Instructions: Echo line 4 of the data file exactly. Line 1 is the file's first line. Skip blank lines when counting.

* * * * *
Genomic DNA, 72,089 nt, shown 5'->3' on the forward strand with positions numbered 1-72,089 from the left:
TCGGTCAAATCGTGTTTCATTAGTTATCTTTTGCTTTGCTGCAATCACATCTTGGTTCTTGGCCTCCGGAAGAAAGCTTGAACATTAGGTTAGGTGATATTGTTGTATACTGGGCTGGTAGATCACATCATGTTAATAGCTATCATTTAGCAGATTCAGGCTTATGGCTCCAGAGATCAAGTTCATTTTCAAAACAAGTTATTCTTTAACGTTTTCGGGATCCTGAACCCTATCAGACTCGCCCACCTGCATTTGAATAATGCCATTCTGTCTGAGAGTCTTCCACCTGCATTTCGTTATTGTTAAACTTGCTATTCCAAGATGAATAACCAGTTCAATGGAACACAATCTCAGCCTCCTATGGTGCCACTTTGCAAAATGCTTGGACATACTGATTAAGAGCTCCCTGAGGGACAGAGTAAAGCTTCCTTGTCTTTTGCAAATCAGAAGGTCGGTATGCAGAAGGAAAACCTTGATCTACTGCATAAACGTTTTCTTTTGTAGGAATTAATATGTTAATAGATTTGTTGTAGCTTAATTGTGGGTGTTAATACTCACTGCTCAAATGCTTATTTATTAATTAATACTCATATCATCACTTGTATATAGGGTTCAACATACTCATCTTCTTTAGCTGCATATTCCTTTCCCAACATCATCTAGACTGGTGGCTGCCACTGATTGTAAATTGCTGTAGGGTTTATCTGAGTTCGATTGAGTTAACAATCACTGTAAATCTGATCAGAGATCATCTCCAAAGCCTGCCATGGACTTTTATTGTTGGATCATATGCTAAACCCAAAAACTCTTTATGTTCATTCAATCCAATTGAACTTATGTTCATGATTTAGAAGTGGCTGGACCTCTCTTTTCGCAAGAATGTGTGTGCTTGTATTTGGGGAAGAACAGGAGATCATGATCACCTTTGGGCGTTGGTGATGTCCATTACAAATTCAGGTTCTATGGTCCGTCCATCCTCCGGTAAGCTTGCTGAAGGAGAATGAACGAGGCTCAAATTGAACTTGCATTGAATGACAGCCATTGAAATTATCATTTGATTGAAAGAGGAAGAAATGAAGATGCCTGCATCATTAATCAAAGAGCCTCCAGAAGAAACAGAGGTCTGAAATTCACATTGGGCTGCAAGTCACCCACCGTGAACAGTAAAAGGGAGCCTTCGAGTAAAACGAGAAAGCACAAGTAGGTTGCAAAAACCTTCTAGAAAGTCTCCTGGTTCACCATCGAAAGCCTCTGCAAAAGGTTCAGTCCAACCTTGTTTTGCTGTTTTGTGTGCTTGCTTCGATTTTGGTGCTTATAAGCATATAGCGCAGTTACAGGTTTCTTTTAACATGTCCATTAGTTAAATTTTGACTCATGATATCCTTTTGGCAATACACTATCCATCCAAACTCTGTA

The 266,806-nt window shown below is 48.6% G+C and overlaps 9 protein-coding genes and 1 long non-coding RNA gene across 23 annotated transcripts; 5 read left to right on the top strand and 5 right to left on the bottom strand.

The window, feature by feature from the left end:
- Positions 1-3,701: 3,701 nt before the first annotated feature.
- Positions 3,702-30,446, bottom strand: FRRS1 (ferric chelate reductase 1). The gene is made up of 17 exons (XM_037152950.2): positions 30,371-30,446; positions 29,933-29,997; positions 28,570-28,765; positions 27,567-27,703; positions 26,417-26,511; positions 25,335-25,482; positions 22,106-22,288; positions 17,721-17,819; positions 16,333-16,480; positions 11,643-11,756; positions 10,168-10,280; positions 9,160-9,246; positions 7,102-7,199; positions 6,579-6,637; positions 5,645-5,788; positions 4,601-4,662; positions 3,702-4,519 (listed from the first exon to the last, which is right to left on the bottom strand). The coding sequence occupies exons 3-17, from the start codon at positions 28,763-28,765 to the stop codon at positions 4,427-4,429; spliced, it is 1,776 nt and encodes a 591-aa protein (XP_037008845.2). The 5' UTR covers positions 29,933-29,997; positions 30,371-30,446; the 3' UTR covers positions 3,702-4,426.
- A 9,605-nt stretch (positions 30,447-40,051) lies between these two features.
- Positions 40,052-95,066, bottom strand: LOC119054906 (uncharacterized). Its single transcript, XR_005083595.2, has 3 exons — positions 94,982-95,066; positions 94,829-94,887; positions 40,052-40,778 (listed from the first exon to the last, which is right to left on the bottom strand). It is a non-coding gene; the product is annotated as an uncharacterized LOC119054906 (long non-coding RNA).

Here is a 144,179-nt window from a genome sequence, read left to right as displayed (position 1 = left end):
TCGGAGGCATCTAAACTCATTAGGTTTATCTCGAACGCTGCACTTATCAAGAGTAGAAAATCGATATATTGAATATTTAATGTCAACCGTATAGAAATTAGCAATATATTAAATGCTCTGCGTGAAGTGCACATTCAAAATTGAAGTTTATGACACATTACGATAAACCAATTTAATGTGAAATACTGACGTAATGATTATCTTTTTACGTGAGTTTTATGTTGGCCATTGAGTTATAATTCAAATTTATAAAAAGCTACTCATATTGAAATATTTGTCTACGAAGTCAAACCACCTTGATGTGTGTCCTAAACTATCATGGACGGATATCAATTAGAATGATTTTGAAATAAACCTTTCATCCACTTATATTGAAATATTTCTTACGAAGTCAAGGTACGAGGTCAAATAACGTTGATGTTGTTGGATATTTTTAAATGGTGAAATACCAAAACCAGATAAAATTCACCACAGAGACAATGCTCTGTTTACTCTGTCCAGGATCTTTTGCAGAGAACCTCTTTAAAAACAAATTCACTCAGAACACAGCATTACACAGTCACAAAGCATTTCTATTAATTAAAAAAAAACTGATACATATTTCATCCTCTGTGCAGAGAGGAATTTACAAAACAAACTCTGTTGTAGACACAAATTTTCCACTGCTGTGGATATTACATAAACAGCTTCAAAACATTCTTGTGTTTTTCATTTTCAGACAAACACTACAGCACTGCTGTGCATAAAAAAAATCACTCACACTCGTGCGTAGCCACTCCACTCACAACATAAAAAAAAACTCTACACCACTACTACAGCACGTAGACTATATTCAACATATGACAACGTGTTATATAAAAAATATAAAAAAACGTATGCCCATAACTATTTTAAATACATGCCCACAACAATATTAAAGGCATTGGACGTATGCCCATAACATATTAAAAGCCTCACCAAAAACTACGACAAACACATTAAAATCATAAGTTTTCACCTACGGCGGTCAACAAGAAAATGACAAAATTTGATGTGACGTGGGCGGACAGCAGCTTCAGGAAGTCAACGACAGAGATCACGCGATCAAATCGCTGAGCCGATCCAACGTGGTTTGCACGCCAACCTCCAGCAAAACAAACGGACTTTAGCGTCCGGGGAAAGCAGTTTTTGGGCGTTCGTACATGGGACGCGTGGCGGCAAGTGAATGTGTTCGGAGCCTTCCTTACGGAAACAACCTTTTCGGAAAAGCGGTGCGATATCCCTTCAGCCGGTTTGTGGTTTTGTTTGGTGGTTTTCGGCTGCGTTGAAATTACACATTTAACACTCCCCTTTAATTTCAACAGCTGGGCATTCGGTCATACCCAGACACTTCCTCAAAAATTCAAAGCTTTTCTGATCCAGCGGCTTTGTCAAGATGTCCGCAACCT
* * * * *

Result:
The window, feature by feature from the left end: